In the Spring of 1940, the Norwegian Royal Family were forced to leave their homeland when Hitler’s forces brutally invaded Norway. FDR had met and befriended the Crown Prince and Princess a year earlier during their widely publicized American tour, and the President now offered the family a safe haven in Washington, DC.
After a long trek across the Atlantic and initial stays at the Roosevelt home in Hyde Park and at the White House, Crown Princess Martha and her three children, Princess Ragnihild, Princess Astrid, and Prince Harald (today His Majesty King Harald V of Norway) moved into an estate called Pook’s Hill in Bethesda, MD. There they lived for the duration of the war, later triumphantly returning to Norway in June of 1945. Norwegian King Haakon VII and Crown Prince Olav moved from Norway to Great Britain where they established a government-in-exile. Crown Prince Olav visited his family in the U.S. as often as conditions allowed but remained based in London.
Frequent guests and close friends of FDR throughout the war, the exiled Royal Family enjoyed a welcoming and supportive relationship with the President and First Lady. Princess Martha and FDR jokingly referred to one another as Godfather and Godchild, and often shared meals, scenic drives, boating, and local entertainments together. Observers noted their common sense of humor and happy informality. Princess Martha encouraged the creation of the first Presidential Library and sat with Eleanor Roosevelt at its opening ceremonies. Later, in 1950, she and Prince Olav travelled back to Hyde Park to visit Eleanor and to view the vast archival and museum collections, where many of their own letters, gifts, and diplomatic documentation would be preserved.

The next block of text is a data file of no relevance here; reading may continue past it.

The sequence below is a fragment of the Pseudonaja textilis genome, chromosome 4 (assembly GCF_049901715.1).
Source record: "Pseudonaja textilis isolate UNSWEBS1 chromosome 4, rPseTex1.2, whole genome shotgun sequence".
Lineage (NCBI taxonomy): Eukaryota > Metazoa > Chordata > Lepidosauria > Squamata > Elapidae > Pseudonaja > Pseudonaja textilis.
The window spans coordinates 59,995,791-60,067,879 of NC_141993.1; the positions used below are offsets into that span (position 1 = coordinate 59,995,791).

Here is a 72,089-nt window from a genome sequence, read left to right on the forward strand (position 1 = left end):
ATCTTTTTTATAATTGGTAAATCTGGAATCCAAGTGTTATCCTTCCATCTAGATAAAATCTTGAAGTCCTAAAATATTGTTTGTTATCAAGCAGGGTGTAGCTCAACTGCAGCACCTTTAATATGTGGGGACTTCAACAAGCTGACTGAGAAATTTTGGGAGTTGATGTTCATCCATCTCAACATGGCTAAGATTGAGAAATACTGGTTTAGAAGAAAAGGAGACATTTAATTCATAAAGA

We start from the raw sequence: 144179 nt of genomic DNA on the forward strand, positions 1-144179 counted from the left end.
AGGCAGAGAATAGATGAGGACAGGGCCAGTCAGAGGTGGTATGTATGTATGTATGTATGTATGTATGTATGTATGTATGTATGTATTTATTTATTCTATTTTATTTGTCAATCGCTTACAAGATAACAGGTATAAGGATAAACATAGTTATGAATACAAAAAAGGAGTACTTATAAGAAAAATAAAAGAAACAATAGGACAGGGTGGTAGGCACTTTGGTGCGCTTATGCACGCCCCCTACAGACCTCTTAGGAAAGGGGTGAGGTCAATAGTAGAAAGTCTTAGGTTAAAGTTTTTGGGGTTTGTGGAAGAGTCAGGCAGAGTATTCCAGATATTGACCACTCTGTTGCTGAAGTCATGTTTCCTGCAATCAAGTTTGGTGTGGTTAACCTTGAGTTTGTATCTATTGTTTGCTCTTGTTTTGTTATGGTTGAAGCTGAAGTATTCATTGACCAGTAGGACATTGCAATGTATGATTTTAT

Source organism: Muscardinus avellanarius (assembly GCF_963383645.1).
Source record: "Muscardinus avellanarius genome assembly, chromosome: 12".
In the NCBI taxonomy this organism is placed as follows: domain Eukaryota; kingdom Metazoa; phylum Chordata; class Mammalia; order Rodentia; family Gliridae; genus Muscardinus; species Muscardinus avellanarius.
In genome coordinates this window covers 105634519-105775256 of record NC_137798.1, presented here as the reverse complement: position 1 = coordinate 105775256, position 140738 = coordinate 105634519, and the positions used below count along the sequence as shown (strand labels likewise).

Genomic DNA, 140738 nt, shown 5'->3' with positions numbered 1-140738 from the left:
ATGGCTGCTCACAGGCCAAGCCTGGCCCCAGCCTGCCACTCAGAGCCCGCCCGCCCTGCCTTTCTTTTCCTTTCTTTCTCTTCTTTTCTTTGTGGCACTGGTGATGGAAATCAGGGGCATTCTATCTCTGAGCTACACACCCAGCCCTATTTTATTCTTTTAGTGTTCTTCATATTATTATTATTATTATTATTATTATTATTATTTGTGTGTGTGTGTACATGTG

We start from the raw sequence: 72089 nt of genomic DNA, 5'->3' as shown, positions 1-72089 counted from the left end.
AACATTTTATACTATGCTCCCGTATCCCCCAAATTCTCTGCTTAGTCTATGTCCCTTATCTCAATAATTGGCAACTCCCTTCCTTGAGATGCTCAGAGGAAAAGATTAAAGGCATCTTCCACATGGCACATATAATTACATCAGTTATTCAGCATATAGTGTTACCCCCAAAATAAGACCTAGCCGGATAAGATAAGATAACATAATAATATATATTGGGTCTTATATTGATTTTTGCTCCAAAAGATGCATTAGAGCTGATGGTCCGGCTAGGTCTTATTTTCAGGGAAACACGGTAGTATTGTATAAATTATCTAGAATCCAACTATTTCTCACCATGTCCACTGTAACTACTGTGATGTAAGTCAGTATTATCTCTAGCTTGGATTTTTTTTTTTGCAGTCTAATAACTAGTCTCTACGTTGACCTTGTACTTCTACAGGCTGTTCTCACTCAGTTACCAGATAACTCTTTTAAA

The Royal Family were honored guests at the President’s 4th Inaugural ceremonies as well. The Royal children, including future King Harald V, stood with the Roosevelt family on the White House steps to hear FDR’s address on that solemn January day.
Princess Martha’s exile began in 1940, before the United States entered World War II. By the Fall of 1942, with American forces deeply engaged in both the Pacific and European Theaters, and after a misleading TIME article suggested Norwegians were complacent under German occupation, FDR became concerned about waning international morale. As a gesture of both strength and support, on September 16th, 1942 the U.S. Navy gave a newly-built warship – named the HNoMS King Haakon VII – to the Norwegian Royal Navy. Ceremoniously delivered to Crown Princess Martha at the Washington Navy Yard, Roosevelt capped off the fanfare by offering a moving and historic speech. The now-famous “Look to Norway” speech asserted the strength and legitimacy of the exiled Norwegian government, the importance of a US diplomatic alliance with Norway, and the heroic spirit of the citizens of that nation. It inspired Americans, Norwegians, and Europeans alike to take heart in the fierce, stoic, and necessary resistance movement.
Correspondence exchanged between the Roosevelts and the Norwegian Royal Family can now be found across the archives of the FDR Presidential Library. For a sample of digitized letters see the Diplomatic Correspondence Series of the President’s Secretary’s File: Box 45.